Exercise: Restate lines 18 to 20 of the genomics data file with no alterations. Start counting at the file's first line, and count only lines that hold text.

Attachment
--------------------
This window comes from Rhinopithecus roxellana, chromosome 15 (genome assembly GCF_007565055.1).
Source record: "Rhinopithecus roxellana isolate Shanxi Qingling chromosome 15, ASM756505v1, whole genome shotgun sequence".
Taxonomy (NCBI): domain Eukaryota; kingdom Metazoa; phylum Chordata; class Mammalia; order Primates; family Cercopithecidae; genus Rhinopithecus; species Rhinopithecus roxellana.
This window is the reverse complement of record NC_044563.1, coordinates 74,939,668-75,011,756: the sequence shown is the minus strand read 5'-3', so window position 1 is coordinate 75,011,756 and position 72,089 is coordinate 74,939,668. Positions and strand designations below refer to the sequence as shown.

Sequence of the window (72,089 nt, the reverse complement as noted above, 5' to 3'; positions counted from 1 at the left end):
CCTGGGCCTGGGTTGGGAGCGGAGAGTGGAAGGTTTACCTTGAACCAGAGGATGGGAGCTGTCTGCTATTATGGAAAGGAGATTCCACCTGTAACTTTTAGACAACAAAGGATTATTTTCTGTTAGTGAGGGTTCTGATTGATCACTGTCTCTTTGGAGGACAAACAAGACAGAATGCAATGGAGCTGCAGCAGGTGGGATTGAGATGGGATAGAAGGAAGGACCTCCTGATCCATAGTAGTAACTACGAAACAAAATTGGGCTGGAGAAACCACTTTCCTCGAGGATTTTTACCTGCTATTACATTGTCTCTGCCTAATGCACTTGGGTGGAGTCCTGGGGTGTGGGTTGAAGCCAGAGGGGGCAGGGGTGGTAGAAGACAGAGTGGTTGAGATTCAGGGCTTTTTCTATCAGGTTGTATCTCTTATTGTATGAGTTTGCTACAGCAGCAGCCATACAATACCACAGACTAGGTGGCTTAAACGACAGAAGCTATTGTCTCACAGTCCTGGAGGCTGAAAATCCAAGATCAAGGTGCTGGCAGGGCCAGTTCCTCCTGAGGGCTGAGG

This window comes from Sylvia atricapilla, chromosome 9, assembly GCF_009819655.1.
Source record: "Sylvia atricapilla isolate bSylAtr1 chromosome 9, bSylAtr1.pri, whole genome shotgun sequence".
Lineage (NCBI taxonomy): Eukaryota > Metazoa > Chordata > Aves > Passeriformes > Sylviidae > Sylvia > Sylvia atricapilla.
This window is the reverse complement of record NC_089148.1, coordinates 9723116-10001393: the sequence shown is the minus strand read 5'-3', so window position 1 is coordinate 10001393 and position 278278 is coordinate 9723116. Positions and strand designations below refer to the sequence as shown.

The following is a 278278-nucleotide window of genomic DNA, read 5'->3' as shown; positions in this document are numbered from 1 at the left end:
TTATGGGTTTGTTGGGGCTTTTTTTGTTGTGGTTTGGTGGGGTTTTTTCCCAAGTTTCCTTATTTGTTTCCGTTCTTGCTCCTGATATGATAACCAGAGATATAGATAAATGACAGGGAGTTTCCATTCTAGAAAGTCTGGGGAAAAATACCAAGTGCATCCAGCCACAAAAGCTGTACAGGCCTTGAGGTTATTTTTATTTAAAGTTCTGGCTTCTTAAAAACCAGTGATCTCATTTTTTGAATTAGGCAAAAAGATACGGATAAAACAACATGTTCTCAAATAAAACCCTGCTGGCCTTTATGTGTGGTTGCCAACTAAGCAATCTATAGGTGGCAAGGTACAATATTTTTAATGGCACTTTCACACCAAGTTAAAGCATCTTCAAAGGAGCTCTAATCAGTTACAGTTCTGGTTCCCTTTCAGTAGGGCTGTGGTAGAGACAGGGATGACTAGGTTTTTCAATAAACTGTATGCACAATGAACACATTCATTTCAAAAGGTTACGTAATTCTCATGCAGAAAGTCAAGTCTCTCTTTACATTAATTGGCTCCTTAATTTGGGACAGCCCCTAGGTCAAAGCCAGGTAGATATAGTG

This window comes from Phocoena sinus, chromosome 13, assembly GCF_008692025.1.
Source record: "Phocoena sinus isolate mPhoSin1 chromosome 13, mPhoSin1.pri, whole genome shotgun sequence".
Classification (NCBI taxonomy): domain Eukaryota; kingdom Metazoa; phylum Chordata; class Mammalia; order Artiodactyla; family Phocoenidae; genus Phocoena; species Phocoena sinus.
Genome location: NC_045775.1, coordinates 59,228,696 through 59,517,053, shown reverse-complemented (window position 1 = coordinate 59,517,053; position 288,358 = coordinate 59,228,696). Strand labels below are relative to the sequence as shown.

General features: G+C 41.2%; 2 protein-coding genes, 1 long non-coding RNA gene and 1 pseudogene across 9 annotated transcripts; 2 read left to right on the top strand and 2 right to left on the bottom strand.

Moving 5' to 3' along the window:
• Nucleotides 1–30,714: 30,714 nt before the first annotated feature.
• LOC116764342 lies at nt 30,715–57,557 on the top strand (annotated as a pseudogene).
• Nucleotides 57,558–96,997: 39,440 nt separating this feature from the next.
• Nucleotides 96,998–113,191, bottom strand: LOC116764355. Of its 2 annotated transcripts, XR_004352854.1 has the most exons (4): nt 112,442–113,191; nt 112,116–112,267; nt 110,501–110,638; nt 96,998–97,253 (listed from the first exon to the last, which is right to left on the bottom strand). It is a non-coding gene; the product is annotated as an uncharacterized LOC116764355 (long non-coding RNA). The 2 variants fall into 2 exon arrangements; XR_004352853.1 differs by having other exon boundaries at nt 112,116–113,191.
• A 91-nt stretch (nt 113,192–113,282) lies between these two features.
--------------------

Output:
Moving 5' to 3' along the window:
• Nucleotides 1–30,714: 30,714 nt before the first annotated feature.
• LOC116764342 lies at nt 30,715–57,557 on the top strand (annotated as a pseudogene).